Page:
Traffic fatalities among cyclists and pedestrians are skyrocketing. Several outlets already made news reporting that in 2023, traffic deaths outpaced homicide deaths in Los Angeles. In fact, according to the Measure HLA campaign, 337 traffic fatalities were recorded last year, more than any time in L.A. history and the most of any city in the country. Cars are now also the number one killer of children in L.A. County.

It’s well past time solutions are implemented to not only dramatically cut down on this statistic, but make the city one of multi-mobility solutions friendlier to cyclists and pedestrians. We believe Measure HLA (or “Healthy Streets L.A.”) on the ballots of Los Angeles voters will help do this. Vote Yes.

There is no worse public policy than the good public policy that sits on a shelf. Almost a decade ago, in 2015, Los Angeles agreed to a strong, practical, and (even then) overdue plan, “Mobility Plan 2035,” as part of the city’s General Plan Update. The plan recognized the dangers of streets that were neither being properly maintained nor being made safer for walkers and bikers. In so doing, it hoped to make those mobility options more attractive to help unclog our streets.

Mobility Plan 2035 also called for the creation of hundreds of miles of Bus Only lanes to dedicate less cluttered streets to greater travel efficiency for bus riders and better protect cyclists. But what was committed to overall in the Mobility Plan hasn’t even registered a blip. According to the Measure HLA team, only five percent of the total plan has been implemented. At that rate, it would take 160 years to complete. Will we even be driving cars at that point? Measure HLA cuts it down to between 5 and 15 years.

Measure HLA has a simple solution: Require the city to implement its own Mobility Plan. It does so by demanding that when the Los Angeles Department of Transportation (LADOT) repaves city streets – at about a 500 miles a year pace – the other called-for improvements be made by the department at the same time. The Network Mobility Plan within the larger plan outlines six Network categories:

  • Pedestrian Enhanced
  • Transit Enhanced
  • Bike Enhanced
  • Bike Lane
  • Neighborhood Enhanced
  • Vehicle Enhanced

When paving begins, LADOT will simply incorporate the improvements in each Network category that have been outlined. This will streamline multiple permitting processes down to one larger process for each item in the collection of improvements, saving time and money.

This would put Los Angeles on a route modeled by Cambridge, Massachusetts, Providence, Rhode Island, and Seattle, Washington.

Measure HLA has its critics, and we’re disappointed that Westside Councilmember Traci Park is among them. She has raised red flags around the cost of the project, especially given the city’s current structural deficits. But Park is using a flawed estimate by the City’s Chief Administrative Officer (CAO), which the Yes campaign claims overstates program dollars by more than a whopping $2 Billion.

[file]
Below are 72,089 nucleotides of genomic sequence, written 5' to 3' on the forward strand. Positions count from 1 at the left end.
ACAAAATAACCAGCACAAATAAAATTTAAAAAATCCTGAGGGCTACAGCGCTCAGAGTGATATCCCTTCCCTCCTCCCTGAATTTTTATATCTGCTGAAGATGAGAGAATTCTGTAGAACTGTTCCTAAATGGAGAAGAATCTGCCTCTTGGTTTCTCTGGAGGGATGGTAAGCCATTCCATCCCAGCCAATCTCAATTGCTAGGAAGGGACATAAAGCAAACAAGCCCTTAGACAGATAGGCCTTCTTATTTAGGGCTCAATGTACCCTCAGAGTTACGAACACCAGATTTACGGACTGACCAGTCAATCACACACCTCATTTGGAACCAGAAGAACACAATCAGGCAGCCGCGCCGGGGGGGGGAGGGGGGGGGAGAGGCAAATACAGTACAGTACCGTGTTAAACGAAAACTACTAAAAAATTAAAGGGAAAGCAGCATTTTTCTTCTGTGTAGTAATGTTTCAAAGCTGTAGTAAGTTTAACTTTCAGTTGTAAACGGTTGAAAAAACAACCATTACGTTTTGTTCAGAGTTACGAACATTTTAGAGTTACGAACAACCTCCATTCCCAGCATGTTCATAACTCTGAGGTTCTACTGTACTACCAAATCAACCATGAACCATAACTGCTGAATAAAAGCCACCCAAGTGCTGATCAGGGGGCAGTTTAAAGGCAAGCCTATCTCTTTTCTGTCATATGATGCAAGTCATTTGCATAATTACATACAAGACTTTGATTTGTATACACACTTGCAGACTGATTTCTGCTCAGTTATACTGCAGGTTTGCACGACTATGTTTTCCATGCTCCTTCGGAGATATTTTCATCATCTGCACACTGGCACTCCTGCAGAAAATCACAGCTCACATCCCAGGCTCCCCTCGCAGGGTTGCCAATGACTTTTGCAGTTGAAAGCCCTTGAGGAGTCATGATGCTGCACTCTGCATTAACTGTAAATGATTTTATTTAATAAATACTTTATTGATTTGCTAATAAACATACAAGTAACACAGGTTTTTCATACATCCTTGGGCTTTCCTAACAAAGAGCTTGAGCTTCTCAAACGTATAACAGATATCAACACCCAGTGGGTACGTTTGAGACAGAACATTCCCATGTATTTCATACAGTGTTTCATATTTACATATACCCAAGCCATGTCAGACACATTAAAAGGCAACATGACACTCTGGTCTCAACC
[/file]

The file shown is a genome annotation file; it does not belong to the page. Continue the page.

The Yes side argues that the CAO is assuming the Plan includes large costs for sidewalk repairs, but HLA does not require sidewalk repairs at all. In addition, if the final costs of a recent four-year bike lane improvement effort are to be believed, the CAO has overestimated that Network by four times the amount that was actually spent.

In fact, Measure HLA will have a negligible if any effect on the General Fund. Nearly $1 Billion was allocated for transportation-related spending last year, most of which came from special dedicated funds that can’t be spent on anything other than transportation projects. None of that is General Fund money.

Another financial kicker? The city spends between $5-17 Million annually in wrongful death lawsuits, many related to traffic fatalities. Measure HLA will lead to the kind of transit improvements that will cut down this number.

In yet another example, the Yes on Measure HLA campaign writes, “The recent San Vicente project – an example of the kind of project Measure HLA would lead to, with the City implementing its own Mobility Plan when repaving – cost around $250,000. The project was 1.25 miles in length. This leads to a per-mile cost of $200,000 per mile, or 89% less than the CAO’s estimate.

Park has also concerned herself with adverse traffic effects for major thoroughfares like Lincoln and Venice Blvds. But Lincoln is a state highway, with little the Mobility Plan can do there. And when portions of Venice Blvd were improved several years ago along the lines called for here, the LADOT study before and after improvements showed minimal slowdowns in vehicle traffic:

  • Eastbound p.m. rush increased by 91 seconds
  • Eastbound a.m. rush increased by 14 seconds
  • Westbound p.m. rush increased by 3 seconds
  • Westbound a.m. rush increased by 46 seconds

We think Councilmember Park is listening to the wrong people, namely the NIMBYs and car cranks that will ALWAYS voice displeasure with any road improvements that alter their lives in even the smallest of ways. We encourage voters not to listen to those folks.

Vote Yes on HLA and feel good about a measure that will bring a newer, safer, and cleaner mobility future to Los Angeles at a faster pace.

Logo image provided by the Yes on Measure HLA campaign

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